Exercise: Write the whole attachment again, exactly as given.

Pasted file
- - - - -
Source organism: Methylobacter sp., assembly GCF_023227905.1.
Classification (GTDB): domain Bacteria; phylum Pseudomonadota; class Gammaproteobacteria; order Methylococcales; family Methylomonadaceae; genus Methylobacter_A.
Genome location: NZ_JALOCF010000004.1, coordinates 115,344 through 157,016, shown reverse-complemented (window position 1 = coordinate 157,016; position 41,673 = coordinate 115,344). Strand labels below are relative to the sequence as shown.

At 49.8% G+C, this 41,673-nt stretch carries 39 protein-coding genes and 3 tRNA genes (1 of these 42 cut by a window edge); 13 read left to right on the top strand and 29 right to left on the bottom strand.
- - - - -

Source organism: Methylobacter sp., assembly GCF_023227905.1.
Classification (GTDB): domain Bacteria; phylum Pseudomonadota; class Gammaproteobacteria; order Methylococcales; family Methylomonadaceae; genus Methylobacter_A.
Genome location: NZ_JALOCF010000004.1, coordinates 115,344 through 157,016, shown reverse-complemented (window position 1 = coordinate 157,016; position 41,673 = coordinate 115,344). Strand labels below are relative to the sequence as shown.

At 49.8% G+C, this 41,673-nt stretch carries 39 protein-coding genes and 3 tRNA genes (1 of these 42 cut by a window edge); 13 read left to right on the top strand and 29 right to left on the bottom strand.